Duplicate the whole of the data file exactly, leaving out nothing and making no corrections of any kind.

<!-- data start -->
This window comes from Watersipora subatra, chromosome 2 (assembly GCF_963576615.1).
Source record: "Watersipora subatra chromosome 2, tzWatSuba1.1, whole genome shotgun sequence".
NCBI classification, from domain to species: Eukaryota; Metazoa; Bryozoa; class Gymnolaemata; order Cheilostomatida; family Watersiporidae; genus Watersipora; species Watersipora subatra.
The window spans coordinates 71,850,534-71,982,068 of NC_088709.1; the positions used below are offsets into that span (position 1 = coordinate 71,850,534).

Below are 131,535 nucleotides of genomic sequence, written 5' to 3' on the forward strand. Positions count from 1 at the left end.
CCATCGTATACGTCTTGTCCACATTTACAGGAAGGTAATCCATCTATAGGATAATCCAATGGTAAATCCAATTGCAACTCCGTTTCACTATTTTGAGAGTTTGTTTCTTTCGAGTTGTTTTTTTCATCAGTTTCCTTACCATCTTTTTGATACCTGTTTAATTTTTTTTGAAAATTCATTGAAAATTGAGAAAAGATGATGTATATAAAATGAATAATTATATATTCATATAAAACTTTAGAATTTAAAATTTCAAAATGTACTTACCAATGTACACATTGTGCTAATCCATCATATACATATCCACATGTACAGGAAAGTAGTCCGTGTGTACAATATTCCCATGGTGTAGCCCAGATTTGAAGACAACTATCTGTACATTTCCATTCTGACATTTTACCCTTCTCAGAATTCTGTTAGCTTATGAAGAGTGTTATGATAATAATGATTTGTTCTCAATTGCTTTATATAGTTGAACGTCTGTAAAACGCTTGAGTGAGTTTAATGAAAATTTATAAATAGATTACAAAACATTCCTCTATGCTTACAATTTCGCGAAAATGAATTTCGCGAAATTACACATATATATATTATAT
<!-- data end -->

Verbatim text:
This window comes from Watersipora subatra, chromosome 2 (assembly GCF_963576615.1).
Source record: "Watersipora subatra chromosome 2, tzWatSuba1.1, whole genome shotgun sequence".
NCBI classification, from domain to species: Eukaryota; Metazoa; Bryozoa; class Gymnolaemata; order Cheilostomatida; family Watersiporidae; genus Watersipora; species Watersipora subatra.
The window spans coordinates 71,850,534-71,982,068 of NC_088709.1; the positions used below are offsets into that span (position 1 = coordinate 71,850,534).

Below are 131,535 nucleotides of genomic sequence, written 5' to 3' on the forward strand. Positions count from 1 at the left end.
CCATCGTATACGTCTTGTCCACATTTACAGGAAGGTAATCCATCTATAGGATAATCCAATGGTAAATCCAATTGCAACTCCGTTTCACTATTTTGAGAGTTTGTTTCTTTCGAGTTGTTTTTTTCATCAGTTTCCTTACCATCTTTTTGATACCTGTTTAATTTTTTTTGAAAATTCATTGAAAATTGAGAAAAGATGATGTATATAAAATGAATAATTATATATTCATATAAAACTTTAGAATTTAAAATTTCAAAATGTACTTACCAATGTACACATTGTGCTAATCCATCATATACATATCCACATGTACAGGAAAGTAGTCCGTGTGTACAATATTCCCATGGTGTAGCCCAGATTTGAAGACAACTATCTGTACATTTCCATTCTGACATTTTACCCTTCTCAGAATTCTGTTAGCTTATGAAGAGTGTTATGATAATAATGATTTGTTCTCAATTGCTTTATATAGTTGAACGTCTGTAAAACGCTTGAGTGAGTTTAATGAAAATTTATAAATAGATTACAAAACATTCCTCTATGCTTACAATTTCGCGAAAATGAATTTCGCGAAATTACACATATATATATTATAT